Tuesday, June 8, 2021

Town and Country

Apple Valley seems to have the best of both worlds; town and a bit of country thrown in for good measure. There’s a variety of housing options from townhomes, row houses, Co-op Housing, apartments and condominiums. New York City it’s not, and that’s a good thing.




The on-going debate, discussion, and smack-talk about the benefits of living in the city verses the suburbs has been around forever. Comparisons between city living and countrified-gentility have been bantered about in newspapers and magazines since the great Western expansion of the 1700s.


As a third-tier suburb, Apple Valley shares the same amenities as most other suburbs with its housing, shopping, limited entertainment and employment opportunities. What it can brag about are some special assets not found in most other suburbs. Valleywood, our own golf course, The Minnesota Zoo, Lebanon Hills Regional Park and so much more.


Within easy driving distance are a whole host of other attractions aimed at a variety of patrons. Cross the Cedar Avenue Bridge and an entirely different world unfolds. Beginning with the Mall of American and a quick escape along 494, there is an abundance of attractions calling in either direction. You can venture west to the western suburbs and Lake Minnetonka or roll down 35W and downtown Minneapolis is at your doorstep. You can also head east down old Fort Road toward downtown Saint Paul in the distance.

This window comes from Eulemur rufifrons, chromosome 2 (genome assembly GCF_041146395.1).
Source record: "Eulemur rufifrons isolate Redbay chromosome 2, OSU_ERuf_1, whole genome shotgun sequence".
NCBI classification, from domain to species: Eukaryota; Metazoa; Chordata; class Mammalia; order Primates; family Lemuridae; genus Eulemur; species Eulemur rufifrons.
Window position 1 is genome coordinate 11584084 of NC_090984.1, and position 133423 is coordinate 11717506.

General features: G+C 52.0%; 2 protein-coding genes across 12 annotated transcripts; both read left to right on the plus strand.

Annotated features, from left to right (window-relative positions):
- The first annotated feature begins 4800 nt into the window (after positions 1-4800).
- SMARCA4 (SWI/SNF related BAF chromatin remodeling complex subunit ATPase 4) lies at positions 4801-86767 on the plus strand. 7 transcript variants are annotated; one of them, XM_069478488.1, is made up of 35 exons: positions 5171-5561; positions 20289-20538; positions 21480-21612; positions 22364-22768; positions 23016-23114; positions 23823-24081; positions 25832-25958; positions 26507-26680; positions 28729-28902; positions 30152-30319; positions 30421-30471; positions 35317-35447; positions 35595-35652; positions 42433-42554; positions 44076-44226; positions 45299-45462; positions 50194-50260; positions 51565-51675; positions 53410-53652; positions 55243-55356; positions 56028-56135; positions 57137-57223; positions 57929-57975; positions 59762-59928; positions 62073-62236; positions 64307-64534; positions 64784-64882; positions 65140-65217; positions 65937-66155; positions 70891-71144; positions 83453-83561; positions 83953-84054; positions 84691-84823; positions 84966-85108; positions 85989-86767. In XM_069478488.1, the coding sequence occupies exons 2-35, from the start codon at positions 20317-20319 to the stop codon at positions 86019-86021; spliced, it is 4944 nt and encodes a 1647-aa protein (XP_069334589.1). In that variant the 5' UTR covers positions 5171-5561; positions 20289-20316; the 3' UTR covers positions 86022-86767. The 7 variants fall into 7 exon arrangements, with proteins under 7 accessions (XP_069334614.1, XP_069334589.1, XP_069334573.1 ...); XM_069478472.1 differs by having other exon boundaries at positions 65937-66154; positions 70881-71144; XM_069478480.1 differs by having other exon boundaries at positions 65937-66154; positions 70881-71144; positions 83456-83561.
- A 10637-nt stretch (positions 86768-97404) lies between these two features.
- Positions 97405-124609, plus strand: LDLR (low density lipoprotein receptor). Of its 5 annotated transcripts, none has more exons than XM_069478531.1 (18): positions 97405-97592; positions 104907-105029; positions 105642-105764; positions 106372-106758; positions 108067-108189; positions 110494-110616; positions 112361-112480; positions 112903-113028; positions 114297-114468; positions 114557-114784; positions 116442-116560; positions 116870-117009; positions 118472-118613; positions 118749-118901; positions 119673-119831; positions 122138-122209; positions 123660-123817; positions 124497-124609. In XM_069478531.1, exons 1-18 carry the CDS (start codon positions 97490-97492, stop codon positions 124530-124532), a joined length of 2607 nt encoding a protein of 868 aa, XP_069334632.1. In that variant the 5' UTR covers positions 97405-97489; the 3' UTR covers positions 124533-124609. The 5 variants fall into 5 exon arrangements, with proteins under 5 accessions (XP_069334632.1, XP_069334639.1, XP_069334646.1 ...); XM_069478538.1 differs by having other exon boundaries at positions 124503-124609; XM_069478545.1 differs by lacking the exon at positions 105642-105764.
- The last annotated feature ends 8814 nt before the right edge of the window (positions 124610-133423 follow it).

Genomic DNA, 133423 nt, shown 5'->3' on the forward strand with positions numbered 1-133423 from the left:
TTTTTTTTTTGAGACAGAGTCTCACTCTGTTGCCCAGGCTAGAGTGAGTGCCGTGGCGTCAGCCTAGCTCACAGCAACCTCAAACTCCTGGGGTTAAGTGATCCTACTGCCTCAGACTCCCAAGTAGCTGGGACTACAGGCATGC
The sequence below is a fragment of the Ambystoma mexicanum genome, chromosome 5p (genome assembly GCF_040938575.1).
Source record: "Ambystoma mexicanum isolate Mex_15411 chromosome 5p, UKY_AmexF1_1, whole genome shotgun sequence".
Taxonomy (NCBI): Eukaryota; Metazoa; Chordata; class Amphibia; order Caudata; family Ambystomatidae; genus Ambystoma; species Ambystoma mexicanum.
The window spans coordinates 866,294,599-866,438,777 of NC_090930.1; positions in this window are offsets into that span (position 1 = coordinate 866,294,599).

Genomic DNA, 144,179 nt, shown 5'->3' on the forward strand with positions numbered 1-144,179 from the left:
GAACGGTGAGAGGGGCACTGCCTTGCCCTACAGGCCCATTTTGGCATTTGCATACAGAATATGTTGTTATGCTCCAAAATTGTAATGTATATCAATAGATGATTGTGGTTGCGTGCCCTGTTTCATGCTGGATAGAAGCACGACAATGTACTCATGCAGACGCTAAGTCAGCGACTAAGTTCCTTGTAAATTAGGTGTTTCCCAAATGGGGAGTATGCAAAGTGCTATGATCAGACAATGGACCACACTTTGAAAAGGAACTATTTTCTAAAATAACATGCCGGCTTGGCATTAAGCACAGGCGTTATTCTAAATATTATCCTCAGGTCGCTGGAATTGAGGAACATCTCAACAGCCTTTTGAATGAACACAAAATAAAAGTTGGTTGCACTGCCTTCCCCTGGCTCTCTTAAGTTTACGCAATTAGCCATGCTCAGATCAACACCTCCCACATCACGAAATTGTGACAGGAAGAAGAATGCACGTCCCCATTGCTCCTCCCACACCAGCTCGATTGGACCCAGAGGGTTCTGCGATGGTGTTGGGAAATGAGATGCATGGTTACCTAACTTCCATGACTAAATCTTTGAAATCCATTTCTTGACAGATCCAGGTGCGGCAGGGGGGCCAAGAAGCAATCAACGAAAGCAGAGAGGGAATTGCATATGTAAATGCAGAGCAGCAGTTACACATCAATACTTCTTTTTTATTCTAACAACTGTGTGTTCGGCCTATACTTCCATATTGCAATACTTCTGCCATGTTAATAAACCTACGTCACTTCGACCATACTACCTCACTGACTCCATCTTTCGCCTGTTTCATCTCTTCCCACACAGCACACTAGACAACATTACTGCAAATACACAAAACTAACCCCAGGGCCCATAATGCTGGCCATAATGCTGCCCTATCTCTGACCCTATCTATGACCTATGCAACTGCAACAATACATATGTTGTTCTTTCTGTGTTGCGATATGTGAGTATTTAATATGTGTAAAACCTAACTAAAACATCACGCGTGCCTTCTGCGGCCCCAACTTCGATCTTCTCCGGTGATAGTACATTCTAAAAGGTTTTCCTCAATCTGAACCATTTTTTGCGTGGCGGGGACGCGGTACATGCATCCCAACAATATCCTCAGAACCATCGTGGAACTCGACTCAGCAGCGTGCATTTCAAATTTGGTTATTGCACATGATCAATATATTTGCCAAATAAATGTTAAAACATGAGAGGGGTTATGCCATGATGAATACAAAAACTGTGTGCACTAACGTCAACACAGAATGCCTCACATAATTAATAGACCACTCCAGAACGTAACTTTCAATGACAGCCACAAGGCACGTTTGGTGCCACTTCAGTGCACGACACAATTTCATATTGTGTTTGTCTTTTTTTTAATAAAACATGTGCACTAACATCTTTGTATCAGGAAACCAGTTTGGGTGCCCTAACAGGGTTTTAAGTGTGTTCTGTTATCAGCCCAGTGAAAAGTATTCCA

Some might argue that there is more mental stimulation in the city verses a more suburban environment. Opportunities certainly seem more abundant among the high rise set rather than tract homes inhabitants. And the variety of attractions can’t be beat.


Certainly the city, any city, is a great melting pot of sights and sounds and smells and adrenaline rush. Cities remain a great gathering spot for sharing information and ideas. There are ton of activities to do.

But now in the year of COVID-19, the internet has proven to be the great equalizer in workforce contributions, education, shopping, etc. The ‘working from home’ phenomena have proven that employees don’t have to be clustered in some high rise building downtown to be productive and team players. Apple Valley is fortunate in that it has old but solid housing stock as well as new.



For many of us, the perfect place to live is in a more country-like setting but close enough to town that one can survive without a car. It’s still possible to live in the suburbs without a car with bus, Uber, Lyft and bicycles taking up the slack. It’s a challenge but it’s doable.


You look out your window each morning and see what some people from the city drive for hours to enjoy.  It really is the best of both worlds

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